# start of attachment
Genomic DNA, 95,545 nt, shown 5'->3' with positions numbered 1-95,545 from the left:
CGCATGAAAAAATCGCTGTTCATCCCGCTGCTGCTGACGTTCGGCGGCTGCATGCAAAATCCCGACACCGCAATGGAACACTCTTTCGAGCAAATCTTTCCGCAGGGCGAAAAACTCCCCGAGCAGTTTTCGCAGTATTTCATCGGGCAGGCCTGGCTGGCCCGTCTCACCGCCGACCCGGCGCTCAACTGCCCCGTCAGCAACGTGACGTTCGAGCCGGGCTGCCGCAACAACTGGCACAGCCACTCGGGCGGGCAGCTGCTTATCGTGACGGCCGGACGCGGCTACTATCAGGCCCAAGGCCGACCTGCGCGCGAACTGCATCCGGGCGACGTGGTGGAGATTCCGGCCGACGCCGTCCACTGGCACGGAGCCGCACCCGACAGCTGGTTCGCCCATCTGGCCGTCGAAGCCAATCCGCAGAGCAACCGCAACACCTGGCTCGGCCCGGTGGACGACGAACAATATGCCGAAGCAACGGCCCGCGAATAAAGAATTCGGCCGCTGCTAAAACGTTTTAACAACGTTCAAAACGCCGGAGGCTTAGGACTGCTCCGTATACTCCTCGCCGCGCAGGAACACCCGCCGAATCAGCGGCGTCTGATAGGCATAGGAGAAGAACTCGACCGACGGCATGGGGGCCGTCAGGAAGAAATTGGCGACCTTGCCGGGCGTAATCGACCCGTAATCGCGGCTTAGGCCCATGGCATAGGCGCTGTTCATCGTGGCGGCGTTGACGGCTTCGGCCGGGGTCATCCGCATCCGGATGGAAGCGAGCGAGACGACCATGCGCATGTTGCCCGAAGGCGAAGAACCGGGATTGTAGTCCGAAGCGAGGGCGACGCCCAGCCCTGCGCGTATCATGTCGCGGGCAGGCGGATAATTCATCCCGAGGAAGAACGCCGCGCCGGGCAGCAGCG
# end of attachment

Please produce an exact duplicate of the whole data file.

Genomic DNA, 95,545 nt, shown 5'->3' with positions numbered 1-95,545 from the left:
CGCATGAAAAAATCGCTGTTCATCCCGCTGCTGCTGACGTTCGGCGGCTGCATGCAAAATCCCGACACCGCAATGGAACACTCTTTCGAGCAAATCTTTCCGCAGGGCGAAAAACTCCCCGAGCAGTTTTCGCAGTATTTCATCGGGCAGGCCTGGCTGGCCCGTCTCACCGCCGACCCGGCGCTCAACTGCCCCGTCAGCAACGTGACGTTCGAGCCGGGCTGCCGCAACAACTGGCACAGCCACTCGGGCGGGCAGCTGCTTATCGTGACGGCCGGACGCGGCTACTATCAGGCCCAAGGCCGACCTGCGCGCGAACTGCATCCGGGCGACGTGGTGGAGATTCCGGCCGACGCCGTCCACTGGCACGGAGCCGCACCCGACAGCTGGTTCGCCCATCTGGCCGTCGAAGCCAATCCGCAGAGCAACCGCAACACCTGGCTCGGCCCGGTGGACGACGAACAATATGCCGAAGCAACGGCCCGCGAATAAAGAATTCGGCCGCTGCTAAAACGTTTTAACAACGTTCAAAACGCCGGAGGCTTAGGACTGCTCCGTATACTCCTCGCCGCGCAGGAACACCCGCCGAATCAGCGGCGTCTGATAGGCATAGGAGAAGAACTCGACCGACGGCATGGGGGCCGTCAGGAAGAAATTGGCGACCTTGCCGGGCGTAATCGACCCGTAATCGCGGCTTAGGCCCATGGCATAGGCGCTGTTCATCGTGGCGGCGTTGACGGCTTCGGCCGGGGTCATCCGCATCCGGATGGAAGCGAGCGAGACGACCATGCGCATGTTGCCCGAAGGCGAAGAACCGGGATTGTAGTCCGAAGCGAGGGCGACGCCCAGCCCTGCGCGTATCATGTCGCGGGCAGGCGGATAATTCATCCCGAGGAAGAACGCCGCGCCGGGCAGCAGCG